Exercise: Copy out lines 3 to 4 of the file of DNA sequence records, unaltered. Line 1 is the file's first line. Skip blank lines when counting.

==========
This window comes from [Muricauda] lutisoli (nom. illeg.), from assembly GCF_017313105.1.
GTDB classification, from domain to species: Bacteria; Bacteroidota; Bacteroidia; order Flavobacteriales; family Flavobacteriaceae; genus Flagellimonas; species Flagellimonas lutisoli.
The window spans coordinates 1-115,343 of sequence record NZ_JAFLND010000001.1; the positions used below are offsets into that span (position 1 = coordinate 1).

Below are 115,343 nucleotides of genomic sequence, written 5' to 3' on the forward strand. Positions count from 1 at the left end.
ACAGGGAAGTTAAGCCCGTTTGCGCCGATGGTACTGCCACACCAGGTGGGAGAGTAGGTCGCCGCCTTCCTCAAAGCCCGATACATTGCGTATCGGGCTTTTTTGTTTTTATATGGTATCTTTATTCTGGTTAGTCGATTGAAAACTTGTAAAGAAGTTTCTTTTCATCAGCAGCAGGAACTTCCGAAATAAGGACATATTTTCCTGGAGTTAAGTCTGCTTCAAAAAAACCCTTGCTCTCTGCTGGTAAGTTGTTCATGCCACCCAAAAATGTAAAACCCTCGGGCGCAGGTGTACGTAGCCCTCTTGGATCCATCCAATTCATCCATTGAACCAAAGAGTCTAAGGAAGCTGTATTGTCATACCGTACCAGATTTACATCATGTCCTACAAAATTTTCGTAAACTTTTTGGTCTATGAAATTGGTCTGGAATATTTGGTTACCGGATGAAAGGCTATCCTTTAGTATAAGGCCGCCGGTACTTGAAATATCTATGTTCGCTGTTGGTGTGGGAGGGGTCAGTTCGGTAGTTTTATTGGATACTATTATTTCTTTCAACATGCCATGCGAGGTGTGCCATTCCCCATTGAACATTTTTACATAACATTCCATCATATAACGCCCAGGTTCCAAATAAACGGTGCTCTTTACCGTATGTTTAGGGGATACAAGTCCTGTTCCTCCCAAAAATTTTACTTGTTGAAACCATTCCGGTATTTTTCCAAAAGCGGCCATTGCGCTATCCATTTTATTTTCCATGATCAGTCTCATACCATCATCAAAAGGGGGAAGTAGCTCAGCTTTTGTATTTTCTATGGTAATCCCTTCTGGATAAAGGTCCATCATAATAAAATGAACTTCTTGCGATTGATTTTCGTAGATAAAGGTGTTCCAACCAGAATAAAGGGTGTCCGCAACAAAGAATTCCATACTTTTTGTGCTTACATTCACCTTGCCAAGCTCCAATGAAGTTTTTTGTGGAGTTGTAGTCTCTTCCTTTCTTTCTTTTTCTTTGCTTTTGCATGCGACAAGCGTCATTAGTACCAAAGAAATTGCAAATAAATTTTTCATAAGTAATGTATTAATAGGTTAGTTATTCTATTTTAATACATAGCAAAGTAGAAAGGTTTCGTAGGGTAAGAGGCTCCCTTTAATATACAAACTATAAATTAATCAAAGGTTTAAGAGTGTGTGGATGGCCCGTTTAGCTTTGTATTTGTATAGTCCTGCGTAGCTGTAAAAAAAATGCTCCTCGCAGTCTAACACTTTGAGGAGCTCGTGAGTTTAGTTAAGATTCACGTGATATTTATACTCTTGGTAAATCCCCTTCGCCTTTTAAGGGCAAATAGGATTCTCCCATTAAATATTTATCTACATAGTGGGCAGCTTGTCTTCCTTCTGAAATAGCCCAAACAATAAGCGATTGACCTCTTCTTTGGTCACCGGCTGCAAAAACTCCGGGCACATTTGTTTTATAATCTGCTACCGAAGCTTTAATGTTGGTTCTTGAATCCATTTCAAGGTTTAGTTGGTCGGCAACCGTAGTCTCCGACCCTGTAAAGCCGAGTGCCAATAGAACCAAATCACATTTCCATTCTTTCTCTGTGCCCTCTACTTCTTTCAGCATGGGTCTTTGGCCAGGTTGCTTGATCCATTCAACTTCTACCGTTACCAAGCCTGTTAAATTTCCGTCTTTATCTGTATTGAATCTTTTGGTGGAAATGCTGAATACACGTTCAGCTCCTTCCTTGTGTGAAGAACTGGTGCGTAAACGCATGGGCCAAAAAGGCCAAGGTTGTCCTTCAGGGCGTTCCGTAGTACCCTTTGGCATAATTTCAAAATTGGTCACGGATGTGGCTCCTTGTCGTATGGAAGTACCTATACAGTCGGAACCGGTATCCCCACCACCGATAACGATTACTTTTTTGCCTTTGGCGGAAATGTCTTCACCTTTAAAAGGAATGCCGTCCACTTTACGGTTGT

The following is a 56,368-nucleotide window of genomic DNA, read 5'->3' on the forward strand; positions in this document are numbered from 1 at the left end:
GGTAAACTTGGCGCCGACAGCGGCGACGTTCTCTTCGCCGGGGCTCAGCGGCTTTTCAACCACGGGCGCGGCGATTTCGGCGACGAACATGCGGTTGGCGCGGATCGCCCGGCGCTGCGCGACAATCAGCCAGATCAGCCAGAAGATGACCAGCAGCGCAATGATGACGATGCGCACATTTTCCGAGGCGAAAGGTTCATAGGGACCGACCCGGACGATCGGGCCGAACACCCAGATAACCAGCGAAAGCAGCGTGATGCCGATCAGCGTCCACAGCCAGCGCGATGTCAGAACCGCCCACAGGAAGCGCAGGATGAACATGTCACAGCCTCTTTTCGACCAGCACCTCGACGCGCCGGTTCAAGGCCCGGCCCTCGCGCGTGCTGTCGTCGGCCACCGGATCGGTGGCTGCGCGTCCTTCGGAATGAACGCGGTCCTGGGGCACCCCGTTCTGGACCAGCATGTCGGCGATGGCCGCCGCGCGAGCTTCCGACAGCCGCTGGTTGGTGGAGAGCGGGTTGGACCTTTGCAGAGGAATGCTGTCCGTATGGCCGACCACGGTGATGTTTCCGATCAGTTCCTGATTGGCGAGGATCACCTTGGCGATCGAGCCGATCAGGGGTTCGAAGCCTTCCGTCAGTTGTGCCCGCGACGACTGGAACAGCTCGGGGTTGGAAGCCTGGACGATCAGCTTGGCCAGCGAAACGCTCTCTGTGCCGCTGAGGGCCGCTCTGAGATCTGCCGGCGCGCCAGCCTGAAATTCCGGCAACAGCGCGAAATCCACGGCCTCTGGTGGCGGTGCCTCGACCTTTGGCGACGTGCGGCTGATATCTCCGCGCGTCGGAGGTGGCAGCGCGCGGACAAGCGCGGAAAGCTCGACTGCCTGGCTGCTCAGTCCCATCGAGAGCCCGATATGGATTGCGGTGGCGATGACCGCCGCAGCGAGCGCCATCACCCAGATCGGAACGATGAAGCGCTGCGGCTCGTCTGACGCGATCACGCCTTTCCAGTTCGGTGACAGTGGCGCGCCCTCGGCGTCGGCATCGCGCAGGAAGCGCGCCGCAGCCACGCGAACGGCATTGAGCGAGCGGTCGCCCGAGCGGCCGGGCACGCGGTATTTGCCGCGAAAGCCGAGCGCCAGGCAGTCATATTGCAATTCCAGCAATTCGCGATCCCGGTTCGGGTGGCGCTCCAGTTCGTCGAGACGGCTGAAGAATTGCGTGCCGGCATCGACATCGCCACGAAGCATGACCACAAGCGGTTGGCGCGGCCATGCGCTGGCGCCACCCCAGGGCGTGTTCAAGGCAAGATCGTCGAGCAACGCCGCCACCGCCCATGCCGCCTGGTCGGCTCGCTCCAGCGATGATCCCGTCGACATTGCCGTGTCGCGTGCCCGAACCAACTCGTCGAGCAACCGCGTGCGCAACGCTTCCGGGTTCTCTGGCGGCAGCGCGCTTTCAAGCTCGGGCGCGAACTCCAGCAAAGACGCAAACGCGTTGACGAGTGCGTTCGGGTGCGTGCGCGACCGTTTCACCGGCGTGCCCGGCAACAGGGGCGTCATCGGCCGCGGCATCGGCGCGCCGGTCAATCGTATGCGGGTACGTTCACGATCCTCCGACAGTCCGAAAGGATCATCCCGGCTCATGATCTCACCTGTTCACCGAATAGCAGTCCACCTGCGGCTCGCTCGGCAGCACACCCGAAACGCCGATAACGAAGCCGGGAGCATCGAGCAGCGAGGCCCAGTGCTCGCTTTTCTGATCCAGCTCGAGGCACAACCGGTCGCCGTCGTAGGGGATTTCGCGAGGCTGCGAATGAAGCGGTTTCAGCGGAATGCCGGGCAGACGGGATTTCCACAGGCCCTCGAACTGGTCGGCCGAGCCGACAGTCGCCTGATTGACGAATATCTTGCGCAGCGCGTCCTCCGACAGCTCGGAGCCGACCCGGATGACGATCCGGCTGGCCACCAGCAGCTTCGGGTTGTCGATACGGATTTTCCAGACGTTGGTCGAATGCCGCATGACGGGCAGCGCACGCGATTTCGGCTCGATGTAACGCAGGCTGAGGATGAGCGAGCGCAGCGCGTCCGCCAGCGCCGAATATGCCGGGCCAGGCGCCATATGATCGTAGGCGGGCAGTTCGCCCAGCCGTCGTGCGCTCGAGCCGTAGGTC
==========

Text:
The window spans coordinates 1-115,343 of sequence record NZ_JAFLND010000001.1; the positions used below are offsets into that span (position 1 = coordinate 1).

Below are 115,343 nucleotides of genomic sequence, written 5' to 3' on the forward strand. Positions count from 1 at the left end.